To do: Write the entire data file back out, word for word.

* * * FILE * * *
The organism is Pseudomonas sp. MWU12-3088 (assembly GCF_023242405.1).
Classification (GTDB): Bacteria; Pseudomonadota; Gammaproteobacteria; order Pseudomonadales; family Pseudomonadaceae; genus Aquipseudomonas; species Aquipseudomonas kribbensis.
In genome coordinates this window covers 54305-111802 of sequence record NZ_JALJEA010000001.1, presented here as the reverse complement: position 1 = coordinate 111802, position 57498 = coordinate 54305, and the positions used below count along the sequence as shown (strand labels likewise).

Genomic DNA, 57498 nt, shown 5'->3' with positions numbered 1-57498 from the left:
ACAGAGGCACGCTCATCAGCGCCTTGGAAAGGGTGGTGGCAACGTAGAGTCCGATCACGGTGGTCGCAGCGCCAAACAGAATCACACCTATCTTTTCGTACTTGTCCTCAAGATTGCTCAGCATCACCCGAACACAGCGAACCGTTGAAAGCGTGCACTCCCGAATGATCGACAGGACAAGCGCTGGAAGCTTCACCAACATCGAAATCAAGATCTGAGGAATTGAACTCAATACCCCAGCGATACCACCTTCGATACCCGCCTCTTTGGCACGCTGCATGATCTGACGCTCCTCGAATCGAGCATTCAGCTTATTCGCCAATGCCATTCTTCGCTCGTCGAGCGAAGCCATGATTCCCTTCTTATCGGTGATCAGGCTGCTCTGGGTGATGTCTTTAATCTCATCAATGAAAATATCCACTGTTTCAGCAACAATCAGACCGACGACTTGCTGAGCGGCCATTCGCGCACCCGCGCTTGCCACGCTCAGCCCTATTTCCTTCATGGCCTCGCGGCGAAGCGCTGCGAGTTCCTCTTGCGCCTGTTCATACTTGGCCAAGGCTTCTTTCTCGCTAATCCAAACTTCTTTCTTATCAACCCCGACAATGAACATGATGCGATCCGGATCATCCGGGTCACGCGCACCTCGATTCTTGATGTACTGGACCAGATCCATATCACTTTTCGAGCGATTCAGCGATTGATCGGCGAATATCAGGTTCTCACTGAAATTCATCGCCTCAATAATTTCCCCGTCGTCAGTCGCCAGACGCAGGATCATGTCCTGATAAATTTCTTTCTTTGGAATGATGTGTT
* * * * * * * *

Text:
The organism is Pseudomonas sp. MWU12-3088 (assembly GCF_023242405.1).
Classification (GTDB): Bacteria; Pseudomonadota; Gammaproteobacteria; order Pseudomonadales; family Pseudomonadaceae; genus Aquipseudomonas; species Aquipseudomonas kribbensis.
In genome coordinates this window covers 54305-111802 of sequence record NZ_JALJEA010000001.1, presented here as the reverse complement: position 1 = coordinate 111802, position 57498 = coordinate 54305, and the positions used below count along the sequence as shown (strand labels likewise).

Genomic DNA, 57498 nt, shown 5'->3' with positions numbered 1-57498 from the left:
ACAGAGGCACGCTCATCAGCGCCTTGGAAAGGGTGGTGGCAACGTAGAGTCCGATCACGGTGGTCGCAGCGCCAAACAGAATCACACCTATCTTTTCGTACTTGTCCTCAAGATTGCTCAGCATCACCCGAACACAGCGAACCGTTGAAAGCGTGCACTCCCGAATGATCGACAGGACAAGCGCTGGAAGCTTCACCAACATCGAAATCAAGATCTGAGGAATTGAACTCAATACCCCAGCGATACCACCTTCGATACCCGCCTCTTTGGCACGCTGCATGATCTGACGCTCCTCGAATCGAGCATTCAGCTTATTCGCCAATGCCATTCTTCGCTCGTCGAGCGAAGCCATGATTCCCTTCTTATCGGTGATCAGGCTGCTCTGGGTGATGTCTTTAATCTCATCAATGAAAATATCCACTGTTTCAGCAACAATCAGACCGACGACTTGCTGAGCGGCCATTCGCGCACCCGCGCTTGCCACGCTCAGCCCTATTTCCTTCATGGCCTCGCGGCGAAGCGCTGCGAGTTCCTCTTGCGCCTGTTCATACTTGGCCAAGGCTTCTTTCTCGCTAATCCAAACTTCTTTCTTATCAACCCCGACAATGAACATGATGCGATCCGGATCATCCGGGTCACGCGCACCTCGATTCTTGATGTACTGGACCAGATCCATATCACTTTTCGAGCGATTCAGCGATTGATCGGCGAATATCAGGTTCTCACTGAAATTCATCGCCTCAATAATTTCCCCGTCGTCAGTCGCCAGACGCAGGATCATGTCCTGATAAATTTCTTTCTTTGGAATGATGTGTT